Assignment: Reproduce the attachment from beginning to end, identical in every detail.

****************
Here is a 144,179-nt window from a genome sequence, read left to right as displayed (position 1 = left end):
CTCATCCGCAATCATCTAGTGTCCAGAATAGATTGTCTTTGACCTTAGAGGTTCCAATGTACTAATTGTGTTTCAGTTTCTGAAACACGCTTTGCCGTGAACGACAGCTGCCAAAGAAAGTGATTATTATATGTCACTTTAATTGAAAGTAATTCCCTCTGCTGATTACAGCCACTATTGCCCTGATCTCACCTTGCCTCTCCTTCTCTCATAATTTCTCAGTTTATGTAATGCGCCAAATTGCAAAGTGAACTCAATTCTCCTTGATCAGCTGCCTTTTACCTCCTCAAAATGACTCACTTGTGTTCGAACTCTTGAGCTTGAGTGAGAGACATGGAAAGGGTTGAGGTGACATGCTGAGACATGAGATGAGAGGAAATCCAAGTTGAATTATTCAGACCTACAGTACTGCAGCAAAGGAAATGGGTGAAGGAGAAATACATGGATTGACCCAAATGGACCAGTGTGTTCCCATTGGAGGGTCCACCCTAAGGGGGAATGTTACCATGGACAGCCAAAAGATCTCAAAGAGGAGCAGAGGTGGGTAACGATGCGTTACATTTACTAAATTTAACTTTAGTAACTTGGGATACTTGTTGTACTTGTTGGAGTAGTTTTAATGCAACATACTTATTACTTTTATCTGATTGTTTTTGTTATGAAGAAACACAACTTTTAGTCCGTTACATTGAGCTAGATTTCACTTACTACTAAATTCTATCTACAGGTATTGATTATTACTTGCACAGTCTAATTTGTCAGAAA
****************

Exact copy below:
Here is a 144,179-nt window from a genome sequence, read left to right as displayed (position 1 = left end):
CTCATCCGCAATCATCTAGTGTCCAGAATAGATTGTCTTTGACCTTAGAGGTTCCAATGTACTAATTGTGTTTCAGTTTCTGAAACACGCTTTGCCGTGAACGACAGCTGCCAAAGAAAGTGATTATTATATGTCACTTTAATTGAAAGTAATTCCCTCTGCTGATTACAGCCACTATTGCCCTGATCTCACCTTGCCTCTCCTTCTCTCATAATTTCTCAGTTTATGTAATGCGCCAAATTGCAAAGTGAACTCAATTCTCCTTGATCAGCTGCCTTTTACCTCCTCAAAATGACTCACTTGTGTTCGAACTCTTGAGCTTGAGTGAGAGACATGGAAAGGGTTGAGGTGACATGCTGAGACATGAGATGAGAGGAAATCCAAGTTGAATTATTCAGACCTACAGTACTGCAGCAAAGGAAATGGGTGAAGGAGAAATACATGGATTGACCCAAATGGACCAGTGTGTTCCCATTGGAGGGTCCACCCTAAGGGGGAATGTTACCATGGACAGCCAAAAGATCTCAAAGAGGAGCAGAGGTGGGTAACGATGCGTTACATTTACTAAATTTAACTTTAGTAACTTGGGATACTTGTTGTACTTGTTGGAGTAGTTTTAATGCAACATACTTATTACTTTTATCTGATTGTTTTTGTTATGAAGAAACACAACTTTTAGTCCGTTACATTGAGCTAGATTTCACTTACTACTAAATTCTATCTACAGGTATTGATTATTACTTGCACAGTCTAATTTGTCAGAAA